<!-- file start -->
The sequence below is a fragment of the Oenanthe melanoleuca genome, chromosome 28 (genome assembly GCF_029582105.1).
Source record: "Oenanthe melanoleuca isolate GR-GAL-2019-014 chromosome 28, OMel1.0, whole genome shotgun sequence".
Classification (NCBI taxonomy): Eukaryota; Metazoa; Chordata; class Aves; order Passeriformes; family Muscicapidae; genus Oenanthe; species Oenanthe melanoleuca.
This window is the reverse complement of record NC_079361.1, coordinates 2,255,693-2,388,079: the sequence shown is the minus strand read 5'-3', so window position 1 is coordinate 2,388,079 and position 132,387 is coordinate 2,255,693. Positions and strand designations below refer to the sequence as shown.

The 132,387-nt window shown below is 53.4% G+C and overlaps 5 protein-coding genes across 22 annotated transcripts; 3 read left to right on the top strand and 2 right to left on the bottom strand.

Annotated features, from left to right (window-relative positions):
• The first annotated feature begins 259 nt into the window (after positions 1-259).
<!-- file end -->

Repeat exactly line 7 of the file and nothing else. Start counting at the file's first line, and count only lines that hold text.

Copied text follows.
• The first annotated feature begins 259 nt into the window (after positions 1-259).